When you crave human variety, the S buses that go up and down 16th Street fill the bill beautifully. Aboard one S2 or S4, it's nothing to see three Hispanic families, 16 perfectly dressed Yuppies, five Bible-reading black women and a few camera-clutching tourists thrown in for good measure.
Best of all, it's a courteous bunch. People are forever giving seats to one another, or apologizing for stepping on toes. One time, some regulars even bought flowers for a driver on her birthday. Let's just say it could never happen in New York.
But the other day, a bit of New York came to 16th Street. The star of the show was a punker.
She might have been 18. Then again, she might have been 25. How could you tell? Her hair looked like the business end of a broom. On her top half, she wore a faded denim jacket that looked as if angry monkeys had splashed it with bleach. On her lower half, she wore a pair of billowy pink surfing pants. In each ear, she wore many, many earrings. Sunglasses garnished the mix, too, of course. And on her left lapel, she wore a button that read: I HATE PEOPLE
Well, okay, it's a free country, right? If she wants to hate people, and to blare that fact at a busful of commuters, that's her business.
But another passenger soon made it her business. Innocently, curiously, she leaned down and asked the punker, "Why does someone as young as you hate people?"
The punker could have shrugged it off. She could even have been polite, in time honored S-bus fashion. But no such luck. The punker glared through her shades and proceeded to tell her questioner to mind her own everloving, multisyllabic business.
Now, I'm a big boy, and I've heard all the everloving, multisyllabic permutations and combinations many times. But this rendition was so venomous, so passionate, so much a curse in the old meaning of the word, that I was shocked.
Same went triple for the questioner, who quickly buried her head in the Style section, and who will probably never ask another punker another thing if she lives to be 100.
I'd have to award a share of the blame to the questioner. Would you walk up to a kid who was wearing an I LOVE BEETHOVEN button and try to talk Sinatra to him? The questioner should have taken the "HATE" button at its word.
But the punker was a punk. She blew it. She took an annoyance the size of a gnat and nuked it with a 40-megaton warhead.
You can hate all you want, and everyone you want, my punk friend. But no harm was meant by the question. What's more, civility is still practiced -- and desired -- aboard the S2. Go soak your head. Then go clean up your act.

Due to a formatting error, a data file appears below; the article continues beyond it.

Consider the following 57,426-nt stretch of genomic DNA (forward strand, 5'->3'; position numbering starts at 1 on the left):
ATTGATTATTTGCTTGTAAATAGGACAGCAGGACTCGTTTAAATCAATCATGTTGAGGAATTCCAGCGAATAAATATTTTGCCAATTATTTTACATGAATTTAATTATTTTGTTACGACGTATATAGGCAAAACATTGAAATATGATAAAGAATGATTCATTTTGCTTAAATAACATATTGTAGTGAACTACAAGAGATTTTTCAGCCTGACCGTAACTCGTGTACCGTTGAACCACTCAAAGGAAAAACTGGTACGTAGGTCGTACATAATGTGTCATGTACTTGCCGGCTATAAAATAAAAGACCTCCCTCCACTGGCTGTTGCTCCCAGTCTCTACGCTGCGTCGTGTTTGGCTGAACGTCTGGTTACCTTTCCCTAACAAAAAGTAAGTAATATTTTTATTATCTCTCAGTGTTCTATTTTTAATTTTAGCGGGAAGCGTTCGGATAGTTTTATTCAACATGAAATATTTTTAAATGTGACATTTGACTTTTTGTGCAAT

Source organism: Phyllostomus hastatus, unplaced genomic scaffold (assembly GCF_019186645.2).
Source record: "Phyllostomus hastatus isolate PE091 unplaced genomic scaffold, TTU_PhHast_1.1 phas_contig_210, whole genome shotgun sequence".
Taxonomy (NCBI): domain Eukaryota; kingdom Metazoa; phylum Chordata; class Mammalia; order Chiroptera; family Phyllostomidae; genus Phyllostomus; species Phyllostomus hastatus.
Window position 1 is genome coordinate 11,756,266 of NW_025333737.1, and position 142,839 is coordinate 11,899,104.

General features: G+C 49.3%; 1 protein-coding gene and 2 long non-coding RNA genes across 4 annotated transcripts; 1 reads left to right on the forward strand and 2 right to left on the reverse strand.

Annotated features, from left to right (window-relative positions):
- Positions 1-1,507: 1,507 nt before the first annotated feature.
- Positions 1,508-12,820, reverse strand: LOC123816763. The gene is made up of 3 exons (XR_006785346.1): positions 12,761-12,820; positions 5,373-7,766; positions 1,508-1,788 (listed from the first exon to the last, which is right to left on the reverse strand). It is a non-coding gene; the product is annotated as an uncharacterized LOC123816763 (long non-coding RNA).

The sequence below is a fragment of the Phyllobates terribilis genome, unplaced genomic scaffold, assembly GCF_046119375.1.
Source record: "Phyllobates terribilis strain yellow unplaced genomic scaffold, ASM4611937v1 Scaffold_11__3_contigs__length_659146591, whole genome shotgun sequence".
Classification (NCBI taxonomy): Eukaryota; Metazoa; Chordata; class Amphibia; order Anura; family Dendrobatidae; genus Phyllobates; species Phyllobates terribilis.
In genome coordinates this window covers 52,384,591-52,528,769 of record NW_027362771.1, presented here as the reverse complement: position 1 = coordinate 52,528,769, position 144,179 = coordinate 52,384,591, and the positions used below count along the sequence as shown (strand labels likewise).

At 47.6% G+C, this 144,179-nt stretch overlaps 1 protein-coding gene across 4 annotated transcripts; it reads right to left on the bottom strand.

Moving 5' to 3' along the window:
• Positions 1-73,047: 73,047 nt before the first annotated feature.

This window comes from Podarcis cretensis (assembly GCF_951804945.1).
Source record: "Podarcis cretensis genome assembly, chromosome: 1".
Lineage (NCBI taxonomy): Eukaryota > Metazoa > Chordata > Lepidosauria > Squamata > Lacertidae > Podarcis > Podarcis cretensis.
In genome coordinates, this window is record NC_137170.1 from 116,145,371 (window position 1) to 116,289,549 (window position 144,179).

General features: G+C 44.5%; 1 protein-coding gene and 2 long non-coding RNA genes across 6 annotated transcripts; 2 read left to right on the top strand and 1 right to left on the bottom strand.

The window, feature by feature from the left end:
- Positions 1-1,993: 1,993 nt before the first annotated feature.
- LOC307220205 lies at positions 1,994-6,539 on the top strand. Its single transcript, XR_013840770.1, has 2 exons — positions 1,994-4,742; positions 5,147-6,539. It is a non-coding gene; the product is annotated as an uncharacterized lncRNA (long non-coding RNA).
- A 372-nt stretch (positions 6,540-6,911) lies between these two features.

Not all bus drivers are angels, either.
"JFB" of Adams-Morgan was walking to work one late April morning. As he crossed Rhode Island Avenue NW at 14th Street, "I saw the driver of an empty Metrobus (No. 6623) pull up and stop, get out, place an empty styrofoam cup on the curb, go into the 7-Eleven, return with another cup, get back in the bus and drive away."
No excuse, mister. I walked over to that corner and took a look. There's a trash can right on the corner nearest the 7-Eleven. And if it wasn't good enough for you, what about the plastic trash bag hanging from your farebox -- the one into which you toss used transfers?
This driver might as well wear a button that reads: I HATE CLEANLINESS. He's doing as much for the quality of life in this burg as the punker in the story above.
Some cab drivers, on the other hand, are heaven-on-earth material.
Sid Jaffe, the national accounts manager for a little company called AT&T, was getting into a cab on May 1 on Capitol Hill. Whoops! His pantleg snagged a piece of the cab's trim. The next sound you heard was a heartrending -- and budget-threatening -- ripppppppppppp.
Sid pointed out to the cabbie that he'd worn the suit only 10 times, and it didn't look as if it would ever be up to an 11th. Sid asked for damages. The cabbie asked how much Sid had in mind.
Sid said the suit had cost him $200, but he'd settle for $50. The cabbie said that was a lot of money to a cabbie, and he'd have to think about it. Sid figured that meant, "Sorry, Charlie." He resigned himself to, as he put it, "trying to make a blue pin-striped jacket look like a sports coat."
Sid's still fighting that uphill battle. But to his amazement, he has 50 extra bucks to keep him company. Raymond Mitchell of Southeast, the cabbie, felt so guilty about the rip that he paid what Sid asked. In less than two days.
Darn nice of you, Raymond. As Sid says, "You hear lots of D.C. cabbie stories. But you don't hear them like this one."